You can’t visit the exhibition — but you can hear the talk! (and order the catalog)

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There was great excitement at the opening of the Penn Libraries’ exhibition, “The Making of the Renaissance Manuscript,” in February. Curator Nicholas Herman gave a compelling gallery talk to a spellbound audience, and it was sure to have a robust audience, especially when the Renaissance Society of America came to town in April.

Alas, fate had other plans. The library closed in March as the nation grappled with the COVID-19 pandemic. The Renaissance Society’s meeting was also cancelled.

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Repainted Miniatures in the Frédéric Spitzer Hours

Fifty-two discoveries from the BiblioPhilly project, No. 38/52

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Book of Hours for the Use of Paris, Philadelphia, Philadelphia Museum of Art, 1945-65–5, p. 351 and 363 (detail of retouched miniature of Saint Michael; detail of unretouched miniature of Saints George and Lawrence)

The Austrian-born, Paris-based dealer-collector Baron Frédéric Spitzer (1815–1890) is well known to those who study medieval and Renaissance art on account of his famed collection of over 4,000 items, which was sold off after his death, and also on account of the numerous deceptive objects that passed through his hands at one point in time or another. In partnership with the restorer Reinhold Vasters, Spitzer orchestrated the production of misleading objects that he sold on the art market for enormous profit.  These ran the gamut from outright forgeries, fakes, and pastiches to historicizing originals and honest replicas. A contemporary overview of his collection, before it became notorious for containing questionable objects, is provided here. Recently, Paola Cordera has written a monograph dealing with Spitzer’s wider role in the broader culture of the time, which also includes a list of the 3369 items in the 1893 auction, 508 items in the 1895 auction, and 686 items in the 1929 auction.1

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Nau, Naulet, Noël: Part II (a fragment of the Chanson de la Grue)

Fifty-two discoveries from the BiblioPhilly project, No. 37/52

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Noels (Book of Christmas Carols in French), Philadelphia, Free Library of Philadelphia, Lewis E 211, fol. 5r (detail)

Last week, we looked at the lively pen-and-ink illustrations in this remarkable anthology of French Christmas carol lyrics from the 1520s, and discovered the lyrics to a poem by the famous Franciscan preacher, Olivier Maillard. This week, we will look at another text within the book, before finishing with a quick overview of some of the splendid penwork initials that embellish the book as well.

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Nau, Naulet, Noël: Part I (a poem by Olivier Maillard)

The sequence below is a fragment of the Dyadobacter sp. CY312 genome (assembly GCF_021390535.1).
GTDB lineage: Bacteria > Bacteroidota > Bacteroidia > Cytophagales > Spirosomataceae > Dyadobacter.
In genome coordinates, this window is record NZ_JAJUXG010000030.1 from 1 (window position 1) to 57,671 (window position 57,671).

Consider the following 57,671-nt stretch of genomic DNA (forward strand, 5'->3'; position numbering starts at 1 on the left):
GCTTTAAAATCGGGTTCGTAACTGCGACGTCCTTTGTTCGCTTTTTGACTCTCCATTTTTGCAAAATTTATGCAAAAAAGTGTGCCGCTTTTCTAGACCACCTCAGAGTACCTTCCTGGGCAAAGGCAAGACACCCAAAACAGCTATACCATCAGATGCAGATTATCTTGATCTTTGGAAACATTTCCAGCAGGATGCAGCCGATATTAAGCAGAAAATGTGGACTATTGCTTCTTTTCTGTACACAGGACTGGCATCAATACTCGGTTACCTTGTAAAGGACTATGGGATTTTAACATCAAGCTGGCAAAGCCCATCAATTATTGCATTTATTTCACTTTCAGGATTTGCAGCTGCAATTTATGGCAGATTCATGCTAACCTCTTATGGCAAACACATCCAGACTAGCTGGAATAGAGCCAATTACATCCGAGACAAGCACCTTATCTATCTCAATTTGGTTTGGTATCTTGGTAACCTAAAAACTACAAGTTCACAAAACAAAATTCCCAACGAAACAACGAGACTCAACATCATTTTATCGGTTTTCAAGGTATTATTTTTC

Fifty-two discoveries from the BiblioPhilly project, No. 36/52

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Noels (Book of Christmas Carols in French), Philadelphia, Free Library of Philadelphia, Lewis E 211, fols. 17v (detail).

As the holiday season approaches, it seems appropriate to devote a pair of posts to a lovely, if little-known gem of the Free Library of Philadelphia’s collection of manuscripts. This charming and well-used manuscript on paper contains an anthology of lyrics for Christmas carols, or Noels, written principally in French and dating to the 1520s.

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Who was Michele Zopello?

Fifty-two discoveries from the BiblioPhilly project, No. 35/52


Michele Zopello, Litterarum simulationis liber; University of Pennsylvania, Lawrence J. Schoenberg Collection, LJS 225, fol. 1r

One of the masterpieces of the Lawrence J. Schoenberg Collection at the University of Pennsylvania is the presentation copy of a work on cryptography made for Alfonso da Borgia (1378–1458) during his three-year reign as Pope Callixtus III. The text is fascinating, as it provides an unpublished and otherwise unknown insight into Renaissance systems of cyphers.

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Which Dr. Wickersham?

Fifty-two discoveries from the BiblioPhilly project, No. 34/52

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Antiphonal, Philadelphia, The Library Company of Philadelphia, MS 19, front cover and fol. 150v

The Library Company of Philadelphia possesses a small collection of about twenty Medieval and Renaissance manuscripts, which are interesting on account of their diverse provenance histories. These manuscripts entered the institution at different times and through a variety of local collectors. Because the Library Company predates the establishment of the Free Library of Philadelphia by 160 years, many of these donations were made relatively early in the history of manuscript collecting in the United States.

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